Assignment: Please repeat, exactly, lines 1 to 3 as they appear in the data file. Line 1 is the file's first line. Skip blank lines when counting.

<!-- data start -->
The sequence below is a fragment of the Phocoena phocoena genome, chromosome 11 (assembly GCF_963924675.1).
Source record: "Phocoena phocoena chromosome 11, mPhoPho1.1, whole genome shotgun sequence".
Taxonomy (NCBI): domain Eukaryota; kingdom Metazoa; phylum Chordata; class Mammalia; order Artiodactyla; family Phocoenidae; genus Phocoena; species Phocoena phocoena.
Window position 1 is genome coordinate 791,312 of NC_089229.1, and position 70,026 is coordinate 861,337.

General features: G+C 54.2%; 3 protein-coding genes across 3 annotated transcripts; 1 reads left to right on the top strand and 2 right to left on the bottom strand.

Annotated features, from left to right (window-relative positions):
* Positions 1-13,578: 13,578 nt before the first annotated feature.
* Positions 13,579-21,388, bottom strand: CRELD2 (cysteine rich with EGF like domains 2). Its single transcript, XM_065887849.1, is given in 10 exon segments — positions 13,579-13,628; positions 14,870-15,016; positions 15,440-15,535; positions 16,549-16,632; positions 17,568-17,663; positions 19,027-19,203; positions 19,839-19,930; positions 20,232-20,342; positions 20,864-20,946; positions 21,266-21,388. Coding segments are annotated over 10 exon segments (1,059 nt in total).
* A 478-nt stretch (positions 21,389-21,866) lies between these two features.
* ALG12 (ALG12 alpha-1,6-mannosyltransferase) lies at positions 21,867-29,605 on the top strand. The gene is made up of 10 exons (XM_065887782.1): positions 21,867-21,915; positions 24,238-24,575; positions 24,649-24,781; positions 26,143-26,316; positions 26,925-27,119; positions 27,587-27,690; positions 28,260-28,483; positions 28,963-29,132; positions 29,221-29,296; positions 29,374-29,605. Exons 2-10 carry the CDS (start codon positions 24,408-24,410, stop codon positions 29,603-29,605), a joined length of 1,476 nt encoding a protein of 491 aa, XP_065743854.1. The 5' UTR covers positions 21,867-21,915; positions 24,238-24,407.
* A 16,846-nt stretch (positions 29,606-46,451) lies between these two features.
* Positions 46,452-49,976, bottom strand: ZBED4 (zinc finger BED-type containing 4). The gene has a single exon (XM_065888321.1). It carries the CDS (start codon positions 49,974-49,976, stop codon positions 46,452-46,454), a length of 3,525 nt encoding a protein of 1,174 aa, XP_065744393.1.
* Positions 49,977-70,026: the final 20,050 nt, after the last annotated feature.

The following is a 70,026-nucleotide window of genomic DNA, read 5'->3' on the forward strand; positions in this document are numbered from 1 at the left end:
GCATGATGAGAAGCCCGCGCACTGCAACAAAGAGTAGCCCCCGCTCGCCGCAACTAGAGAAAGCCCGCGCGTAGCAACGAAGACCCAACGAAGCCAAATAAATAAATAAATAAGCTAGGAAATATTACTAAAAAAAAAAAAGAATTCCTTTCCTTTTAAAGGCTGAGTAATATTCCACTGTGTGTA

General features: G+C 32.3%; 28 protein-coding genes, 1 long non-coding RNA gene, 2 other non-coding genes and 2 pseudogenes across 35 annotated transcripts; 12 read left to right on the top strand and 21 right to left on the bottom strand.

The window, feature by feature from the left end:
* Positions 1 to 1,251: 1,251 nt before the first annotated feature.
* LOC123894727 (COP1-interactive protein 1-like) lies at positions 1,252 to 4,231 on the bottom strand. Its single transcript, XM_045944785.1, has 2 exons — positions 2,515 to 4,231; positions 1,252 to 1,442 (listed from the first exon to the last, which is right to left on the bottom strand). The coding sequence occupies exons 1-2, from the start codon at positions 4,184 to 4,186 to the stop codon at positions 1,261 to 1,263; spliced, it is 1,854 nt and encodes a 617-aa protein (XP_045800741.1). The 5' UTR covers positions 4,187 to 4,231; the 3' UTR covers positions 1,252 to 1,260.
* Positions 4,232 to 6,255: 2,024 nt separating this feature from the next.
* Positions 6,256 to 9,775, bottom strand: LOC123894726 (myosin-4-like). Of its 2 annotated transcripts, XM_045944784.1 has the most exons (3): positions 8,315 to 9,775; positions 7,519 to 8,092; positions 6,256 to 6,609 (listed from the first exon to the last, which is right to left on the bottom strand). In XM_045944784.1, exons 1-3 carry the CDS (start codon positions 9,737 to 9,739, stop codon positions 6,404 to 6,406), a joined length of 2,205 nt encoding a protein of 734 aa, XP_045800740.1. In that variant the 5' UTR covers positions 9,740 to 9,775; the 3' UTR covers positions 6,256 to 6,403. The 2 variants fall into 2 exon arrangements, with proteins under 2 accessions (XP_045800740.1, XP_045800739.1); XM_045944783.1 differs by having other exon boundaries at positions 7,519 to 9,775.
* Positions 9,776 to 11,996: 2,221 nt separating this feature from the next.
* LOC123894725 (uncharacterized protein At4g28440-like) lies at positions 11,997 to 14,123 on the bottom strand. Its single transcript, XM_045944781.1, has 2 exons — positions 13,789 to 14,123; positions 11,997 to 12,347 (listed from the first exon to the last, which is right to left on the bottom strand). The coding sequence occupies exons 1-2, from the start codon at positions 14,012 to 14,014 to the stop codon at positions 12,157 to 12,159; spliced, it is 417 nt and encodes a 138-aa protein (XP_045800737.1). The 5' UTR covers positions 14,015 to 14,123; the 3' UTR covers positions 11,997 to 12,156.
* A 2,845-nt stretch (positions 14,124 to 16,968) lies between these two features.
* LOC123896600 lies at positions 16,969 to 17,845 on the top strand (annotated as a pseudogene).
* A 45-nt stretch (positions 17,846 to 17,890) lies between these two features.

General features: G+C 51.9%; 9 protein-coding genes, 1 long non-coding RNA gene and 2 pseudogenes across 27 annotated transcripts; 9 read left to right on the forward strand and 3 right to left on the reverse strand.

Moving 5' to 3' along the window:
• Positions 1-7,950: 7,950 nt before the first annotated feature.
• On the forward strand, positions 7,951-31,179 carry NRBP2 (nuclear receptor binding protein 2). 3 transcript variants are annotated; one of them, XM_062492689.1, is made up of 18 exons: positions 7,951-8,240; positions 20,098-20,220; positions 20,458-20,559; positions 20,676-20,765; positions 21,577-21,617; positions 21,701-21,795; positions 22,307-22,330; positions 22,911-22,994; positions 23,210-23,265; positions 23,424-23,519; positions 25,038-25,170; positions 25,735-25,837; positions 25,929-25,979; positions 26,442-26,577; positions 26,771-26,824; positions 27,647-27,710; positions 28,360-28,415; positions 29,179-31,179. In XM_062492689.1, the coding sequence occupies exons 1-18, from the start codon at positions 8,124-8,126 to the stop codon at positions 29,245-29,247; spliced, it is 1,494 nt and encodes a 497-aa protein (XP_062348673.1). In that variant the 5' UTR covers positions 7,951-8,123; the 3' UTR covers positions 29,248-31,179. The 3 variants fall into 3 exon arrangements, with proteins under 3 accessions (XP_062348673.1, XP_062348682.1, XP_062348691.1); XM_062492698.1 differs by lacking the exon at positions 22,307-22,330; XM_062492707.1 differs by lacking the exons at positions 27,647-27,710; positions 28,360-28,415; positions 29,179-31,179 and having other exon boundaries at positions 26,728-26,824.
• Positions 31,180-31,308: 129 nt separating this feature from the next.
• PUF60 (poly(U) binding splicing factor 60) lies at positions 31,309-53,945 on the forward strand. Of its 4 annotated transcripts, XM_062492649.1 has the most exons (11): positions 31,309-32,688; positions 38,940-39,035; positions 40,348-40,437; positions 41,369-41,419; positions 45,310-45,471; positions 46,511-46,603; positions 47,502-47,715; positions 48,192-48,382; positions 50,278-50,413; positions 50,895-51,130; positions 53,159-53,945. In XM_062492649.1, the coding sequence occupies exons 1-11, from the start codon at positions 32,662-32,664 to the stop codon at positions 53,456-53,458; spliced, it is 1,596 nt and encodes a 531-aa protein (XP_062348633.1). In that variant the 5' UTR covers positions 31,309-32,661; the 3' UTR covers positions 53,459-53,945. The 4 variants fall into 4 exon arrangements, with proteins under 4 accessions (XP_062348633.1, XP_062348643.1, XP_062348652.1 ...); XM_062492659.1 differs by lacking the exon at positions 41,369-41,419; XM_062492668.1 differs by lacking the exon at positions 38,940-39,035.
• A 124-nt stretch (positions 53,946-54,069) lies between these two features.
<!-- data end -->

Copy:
The sequence below is a fragment of the Phocoena phocoena genome, chromosome 11 (assembly GCF_963924675.1).
Source record: "Phocoena phocoena chromosome 11, mPhoPho1.1, whole genome shotgun sequence".
Taxonomy (NCBI): domain Eukaryota; kingdom Metazoa; phylum Chordata; class Mammalia; order Artiodactyla; family Phocoenidae; genus Phocoena; species Phocoena phocoena.